We’re digging through the Far Out vault to take a look back at one of our favourite artists, Amy Winehouse, and her incredibly hidden rap career.
When looking back at the wonderful but-all-too-short career of the late Amy Winehouse it is easy to be dumbfounded by the breadth of different musical genres which blend into her own sonic resume. From jazz to soul, from rock and roll to purified pop, it’s all there to be enjoyed in the idiosyncrasies of her performance and output. That said, there’s a strong chance that you were now aware of Winehouse’s short rap career? Us neither.
Well, it’s fair to say, we’ve been missing a few big clues in the making. Not only was Winehouse’s Frank track ‘Me and Mr Jones’ written for rap legend Nas, but she then appeared on the rapper’s own track ‘Cherry Wine’. There was also some footage knocking around a few years ago which had Winehouse rapping some bars for the camera.
Add to that to the fact that Winehouse once described Lisa Left-Eye Lopes as a figure of inspiration in her early life and the scene was set: “They were real women who weren’t afraid to talk about men, and they got what they wanted and talked about girls they didn’t like,” Winehouse told Interview Magazine in 2007. It’s a pretty potent argument that the singer was a keen hip-hop head.
In the Asif Kapadia documentary on Winehouse, Amy, he chooses to explore Amy’s early musical journey with a series of home footage clips. While one focuses on a 14-year-old Winehouse finding her singing voice with a heartbreaking rendition of ‘Happy Birthday’, there’s another clip which shows the singer and her friend Juliette Ashby as they talk about their Jewish rap group ‘Sweet ‘n’ Sour’.
“Juliette said they were best friends, but everyone said that. Sweet ‘n’ Sour, in part, was the proof,” Kapadia says.
Alan Glass, Juliette’s stepfather who recognised their singing abilities and performing chops, took them into the studio to record three tracks to help get their career off to a good start: ‘Glam Chicks,’ ‘Spinderella’ (a homage to the DJ for Salt-N-Pepa) and the wonderfully innocent ‘Boys…Who Needs Them.’ The group would never record an album, however, it is safe to say that this early brush with the inner workings of the music industry sparked a fire in Winehouse.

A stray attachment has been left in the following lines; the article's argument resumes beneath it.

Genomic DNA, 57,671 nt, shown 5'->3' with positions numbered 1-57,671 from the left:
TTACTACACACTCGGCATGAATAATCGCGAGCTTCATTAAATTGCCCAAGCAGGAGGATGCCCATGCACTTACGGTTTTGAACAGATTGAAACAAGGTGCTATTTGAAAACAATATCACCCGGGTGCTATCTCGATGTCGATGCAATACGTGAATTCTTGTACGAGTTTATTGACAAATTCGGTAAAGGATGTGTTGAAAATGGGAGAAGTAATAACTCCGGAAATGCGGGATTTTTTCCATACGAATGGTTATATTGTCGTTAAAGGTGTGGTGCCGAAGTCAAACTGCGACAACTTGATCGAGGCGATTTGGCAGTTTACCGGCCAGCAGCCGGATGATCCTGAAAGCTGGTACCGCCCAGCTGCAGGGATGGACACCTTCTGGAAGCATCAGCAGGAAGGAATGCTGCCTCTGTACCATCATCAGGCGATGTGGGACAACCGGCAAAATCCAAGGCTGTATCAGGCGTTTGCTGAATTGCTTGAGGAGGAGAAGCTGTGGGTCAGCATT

In the bonus clip below Ashby shares in the clip: “Primary school, from day one, me and Amy were drawn to each other and we both loved singing, we were beside ourselves [when Sweet ‘n’ Sour got the chance to record]. That was our first experience in the studio. It was an amazing experience.”
Kapadia says of the film: “So much of the power of the film is really about their relationship. Amy’s a kid with a kid’s voice, but she could do it. She had talent even back then. Later in life, they were pulled apart and everything changes [for Amy]. Her friends are still there, but they’re distant. They’re in another world, but they couldn’t stand being around while she was harming herself. Sweet ‘n’ Sour is nice because it’s them doing their version of Salt-N-Pepa. Amy’s obviously sour [laughs], but they take it really seriously.”
It’s a true mark of the myriad of influences, people, locations, emotions, and moments which would swell into the body of Amy Winehouse’s career. It would be her rap lyricism, incisive, bold and courageous, mixed with her jazz training and rock ‘n’ roll lifestyle that would make Amy a megastar, the clip below shows those early moments being forged in the furnaces of the past.
Source: Rolling Stone